Other definitions of healthcare services
The range of services offered in the Finnish healthcare system consists of a number of different components. Many acts and decrees contain provisions on healthcare services. In addition, Administrative Court precedents in administrative disputes, the practice of oversight of legality and authorities’ decisions may be relevant to what health services should be provided on public funds.
The treatment methods listed in uniform criteria for access to non-emergency treatment (Ministry of Social Affairs and Health 2010) may be deemed a part of the service choices. In the criteria for access to care, indications for a treatment are emphasised.
In the uniform criteria recommendations have been prepared for the treatment of over 200 illnesses. Some of the recommendations have been updated and a few new ones have been prepared, but the majority of the criteria for access to care were drawn up in 2004−2009.
In 2015, a new “National working group on uniform criteria for access to care” was set up under the Ministry of Social Affairs and Health with the aim of reforming the definitions of access to and the time limits for care, to update the criteria for access to non-emergency treatment, to define uniform criteria for access to urgent care as well as to prepare medical criteria for access to long-term institutional care for older persons.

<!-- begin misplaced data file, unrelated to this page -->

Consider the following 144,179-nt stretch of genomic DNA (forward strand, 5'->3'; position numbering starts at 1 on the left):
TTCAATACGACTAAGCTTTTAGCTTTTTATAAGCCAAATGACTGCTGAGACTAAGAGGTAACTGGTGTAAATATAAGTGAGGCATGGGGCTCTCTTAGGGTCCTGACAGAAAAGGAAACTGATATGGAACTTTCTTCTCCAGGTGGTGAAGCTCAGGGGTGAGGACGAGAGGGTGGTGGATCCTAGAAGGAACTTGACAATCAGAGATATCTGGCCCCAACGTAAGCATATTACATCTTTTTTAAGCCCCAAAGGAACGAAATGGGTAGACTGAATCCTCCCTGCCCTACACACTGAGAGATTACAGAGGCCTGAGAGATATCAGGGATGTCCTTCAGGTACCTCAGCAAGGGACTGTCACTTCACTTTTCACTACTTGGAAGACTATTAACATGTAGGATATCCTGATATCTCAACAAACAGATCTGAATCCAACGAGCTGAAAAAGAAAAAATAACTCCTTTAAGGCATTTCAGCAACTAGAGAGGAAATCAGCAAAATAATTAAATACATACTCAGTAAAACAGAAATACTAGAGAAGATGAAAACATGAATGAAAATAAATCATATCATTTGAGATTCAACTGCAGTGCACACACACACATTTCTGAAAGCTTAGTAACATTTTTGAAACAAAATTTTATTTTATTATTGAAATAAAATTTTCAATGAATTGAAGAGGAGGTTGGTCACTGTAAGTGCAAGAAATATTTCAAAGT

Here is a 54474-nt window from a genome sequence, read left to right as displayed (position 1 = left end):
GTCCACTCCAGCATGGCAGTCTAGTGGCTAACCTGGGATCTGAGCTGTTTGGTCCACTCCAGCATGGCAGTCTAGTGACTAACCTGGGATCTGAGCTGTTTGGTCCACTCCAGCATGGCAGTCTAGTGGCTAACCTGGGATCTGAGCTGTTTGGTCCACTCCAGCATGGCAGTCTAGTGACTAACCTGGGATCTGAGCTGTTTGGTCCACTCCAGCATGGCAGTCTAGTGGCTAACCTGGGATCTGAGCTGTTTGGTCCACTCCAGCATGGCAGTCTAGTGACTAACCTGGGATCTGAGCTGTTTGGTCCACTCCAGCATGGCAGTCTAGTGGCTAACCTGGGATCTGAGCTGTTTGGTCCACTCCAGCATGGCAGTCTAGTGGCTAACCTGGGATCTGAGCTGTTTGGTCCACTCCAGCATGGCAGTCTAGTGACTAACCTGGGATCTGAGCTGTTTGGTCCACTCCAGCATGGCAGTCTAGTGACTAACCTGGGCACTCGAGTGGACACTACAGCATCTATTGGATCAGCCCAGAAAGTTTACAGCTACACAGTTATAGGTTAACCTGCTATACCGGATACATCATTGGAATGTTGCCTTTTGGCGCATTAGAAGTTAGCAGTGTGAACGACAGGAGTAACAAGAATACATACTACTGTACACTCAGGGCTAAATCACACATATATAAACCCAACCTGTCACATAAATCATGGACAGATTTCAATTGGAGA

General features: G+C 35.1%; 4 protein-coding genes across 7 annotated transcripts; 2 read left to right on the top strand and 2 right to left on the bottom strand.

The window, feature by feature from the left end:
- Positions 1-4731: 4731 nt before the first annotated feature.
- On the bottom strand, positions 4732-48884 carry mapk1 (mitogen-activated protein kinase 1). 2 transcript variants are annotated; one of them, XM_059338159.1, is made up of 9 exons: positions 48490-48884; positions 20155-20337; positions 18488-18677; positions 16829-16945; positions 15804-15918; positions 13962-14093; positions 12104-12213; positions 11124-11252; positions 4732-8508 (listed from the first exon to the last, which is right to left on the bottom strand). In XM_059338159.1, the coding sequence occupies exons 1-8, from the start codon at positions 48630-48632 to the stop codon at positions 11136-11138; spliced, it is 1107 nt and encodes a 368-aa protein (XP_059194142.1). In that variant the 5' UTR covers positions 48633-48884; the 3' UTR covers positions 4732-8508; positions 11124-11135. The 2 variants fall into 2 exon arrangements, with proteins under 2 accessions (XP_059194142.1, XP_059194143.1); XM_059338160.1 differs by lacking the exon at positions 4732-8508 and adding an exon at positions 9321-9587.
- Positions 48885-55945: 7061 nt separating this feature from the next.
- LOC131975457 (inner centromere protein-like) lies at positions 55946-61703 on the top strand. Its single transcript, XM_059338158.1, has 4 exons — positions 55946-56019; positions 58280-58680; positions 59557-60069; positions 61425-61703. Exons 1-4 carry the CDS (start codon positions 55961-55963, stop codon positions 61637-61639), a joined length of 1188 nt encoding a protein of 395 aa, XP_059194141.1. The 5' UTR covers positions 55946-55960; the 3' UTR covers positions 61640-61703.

Current Care guidelines are national care recommendations prepared by the Finnish Medical Society Duodecim and medical specialist societies. Over 100 such recommendations have been published. The Current Care guidelines are updated regularly, and the methodology and processes described in the Current Care manual are followed in their preparation. The Current Care guidelines and the evidence grade reviews they contain may be used for support in defining the range of public health services.
The joint Managed Uptake of Medical Methods (MUMM; in Finnish HALO)programme of the National Institute for Health and Welfare and the hospital districts has assessed new technologies available for specialised care since 2008. The MUMM (HALO) recommendations are underpinned by research-based evidence on the effectiveness, safety and costs of new technologies collected by clinical experts together with Finohta (Finnish Office for Health Technology Assessment), which has till 2016 operated within the National Institute for Health and Welfare. The MUMM advisory body, which consists of the hospital districts’ medical directors, has made its decisions on MUMM recommendations based on the evidence collected in these reviews. Almost 60 recommendations based on described methodology and processes have beenpublished.